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Samaritans calls for more investment in mental health support for rail workers

Suicide prevention charity Samaritans says vital investment from the rail industry is needed to ensure rail workers get adequate support for their mental health after a new report revealed almost one in five have suffered physical abuse at work.  

With the rising cost of living and the increase in passengers returning to work, the people we rely on to keep our train services running need mental health support more than ever.  

This Mental Health Awareness Week (Monday, May 15 – Sunday, May 21), Samaritans shares the findings of an industry-wide survey on mental health and wellbeing support in the rail industry. 

A staggering two-thirds (66%) of rail staff said they had experienced a change in their mental health, which had impacted their ability to carry out their work. Many of those employees did not go to their organisation to seek help, with some feeling as though they couldn’t.  

Last summer, researchers gathered evidence from 1,773 staff, which was conducted by Samaritans and Mental Health at Work, and funded by the Great Western Railway (GWR), with support from the Department for Transport (DfT). 

Findings from the survey include:  

  • More than half of staff (57%) continued working despite experiencing a change in their mental health that impacted their ability to carry out their job, and 44% said they didn’t seek any support  
  • 65% did not seek help for their mental health through their organisation 
  • 61% said they had experienced verbal abuse with 19% even suffering physical abuse in their roles
  • Almost a quarter of rail staff (23%) said they had reported being sick to their manager, when it was connected to their mental health 
  • Feedback on how the industry has taken positive action to raise awareness of mental health in the sector and support staff, such as providing platforms to hear from others who have experienced similar issues and introducing Mental Health First Aid training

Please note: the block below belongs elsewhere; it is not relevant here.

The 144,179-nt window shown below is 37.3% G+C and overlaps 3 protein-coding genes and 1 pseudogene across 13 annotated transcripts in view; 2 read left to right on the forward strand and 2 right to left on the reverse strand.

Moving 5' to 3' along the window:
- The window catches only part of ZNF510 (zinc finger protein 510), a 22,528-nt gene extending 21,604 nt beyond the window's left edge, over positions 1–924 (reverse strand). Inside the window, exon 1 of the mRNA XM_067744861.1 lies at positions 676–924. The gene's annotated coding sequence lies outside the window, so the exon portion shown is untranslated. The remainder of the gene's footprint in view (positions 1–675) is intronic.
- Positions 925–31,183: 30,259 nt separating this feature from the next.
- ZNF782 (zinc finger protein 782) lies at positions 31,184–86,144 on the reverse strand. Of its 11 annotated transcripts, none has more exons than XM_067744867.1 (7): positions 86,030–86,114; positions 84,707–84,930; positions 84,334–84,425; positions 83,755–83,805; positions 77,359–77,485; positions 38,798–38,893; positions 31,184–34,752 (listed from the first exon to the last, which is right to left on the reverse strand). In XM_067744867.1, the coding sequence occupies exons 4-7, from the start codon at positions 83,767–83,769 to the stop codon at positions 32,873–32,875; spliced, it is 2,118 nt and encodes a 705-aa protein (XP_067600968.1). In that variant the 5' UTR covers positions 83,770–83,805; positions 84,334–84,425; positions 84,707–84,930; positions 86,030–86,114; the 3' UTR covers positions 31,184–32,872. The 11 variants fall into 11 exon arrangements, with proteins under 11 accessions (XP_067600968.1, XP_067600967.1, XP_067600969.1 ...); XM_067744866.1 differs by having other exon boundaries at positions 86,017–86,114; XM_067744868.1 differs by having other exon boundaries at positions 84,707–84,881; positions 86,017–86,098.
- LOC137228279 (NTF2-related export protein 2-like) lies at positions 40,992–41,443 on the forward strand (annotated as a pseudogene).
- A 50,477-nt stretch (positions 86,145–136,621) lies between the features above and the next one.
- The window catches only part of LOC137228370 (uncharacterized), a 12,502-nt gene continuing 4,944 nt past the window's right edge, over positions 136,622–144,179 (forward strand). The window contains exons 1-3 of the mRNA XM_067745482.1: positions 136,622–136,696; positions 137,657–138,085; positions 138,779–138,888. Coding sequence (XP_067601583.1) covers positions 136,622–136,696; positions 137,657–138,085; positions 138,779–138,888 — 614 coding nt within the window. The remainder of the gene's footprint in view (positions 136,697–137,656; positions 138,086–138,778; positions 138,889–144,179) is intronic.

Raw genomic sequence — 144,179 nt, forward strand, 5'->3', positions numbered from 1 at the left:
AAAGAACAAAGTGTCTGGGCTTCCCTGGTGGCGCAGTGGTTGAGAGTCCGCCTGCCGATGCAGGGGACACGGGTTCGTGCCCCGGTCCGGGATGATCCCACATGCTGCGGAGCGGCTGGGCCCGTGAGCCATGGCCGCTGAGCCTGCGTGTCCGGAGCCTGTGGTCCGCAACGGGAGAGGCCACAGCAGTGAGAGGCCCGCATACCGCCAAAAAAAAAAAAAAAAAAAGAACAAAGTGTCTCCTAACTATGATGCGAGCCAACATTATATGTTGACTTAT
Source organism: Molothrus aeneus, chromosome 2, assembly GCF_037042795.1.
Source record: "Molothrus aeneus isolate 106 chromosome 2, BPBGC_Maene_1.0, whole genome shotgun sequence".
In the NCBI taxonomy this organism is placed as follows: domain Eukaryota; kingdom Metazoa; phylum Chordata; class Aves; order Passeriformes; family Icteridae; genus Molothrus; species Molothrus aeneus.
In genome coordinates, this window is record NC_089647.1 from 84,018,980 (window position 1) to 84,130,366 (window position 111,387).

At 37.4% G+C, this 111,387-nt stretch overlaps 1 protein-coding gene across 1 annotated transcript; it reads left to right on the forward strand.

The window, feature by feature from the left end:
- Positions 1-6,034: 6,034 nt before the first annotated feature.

The report also provides recommendations to achieve sustainable, pragmatic change across the rail industry focusing on key areas for improvement. 

Olivia Cayley, Head of Rail Programme at Samaritans, said: 

“This study highlights the range of barriers that rail staff experience when it comes to opening up about their mental health and seeking support that provides them with the right tools to feel better. We want leaders in the rail industry to recognise that change needs to happen now, with investment into mental health and wellbeing support to better protect staff, so people have the help when they need it most.”  

Ruth Busby, People and Transformation Director at GWR and Network Rail Wales and Western, said: 

“The wellbeing of our colleagues is so important, and this study is a further sign of our commitment to promoting an environment that supports positive mental health and colleagues experiencing trauma or mental illness.” 

Peter Wilkinson, Managing Director of Passenger Services at DfT, said: 

“Given the enormous challenges all our staff and managers face every day on this busy and demanding railway, the wellbeing of our colleagues needs to be taken every bit as seriously as we do railway safety.” 

Alison Pay, Manging Director of Mental Health At Work, said: 

“Investing in health and wellbeing should be a priority in any industry, but for the rail industry, where people are at the centre of the delivery, it is critical for success, safety and productivity, as well as the mental health of employees.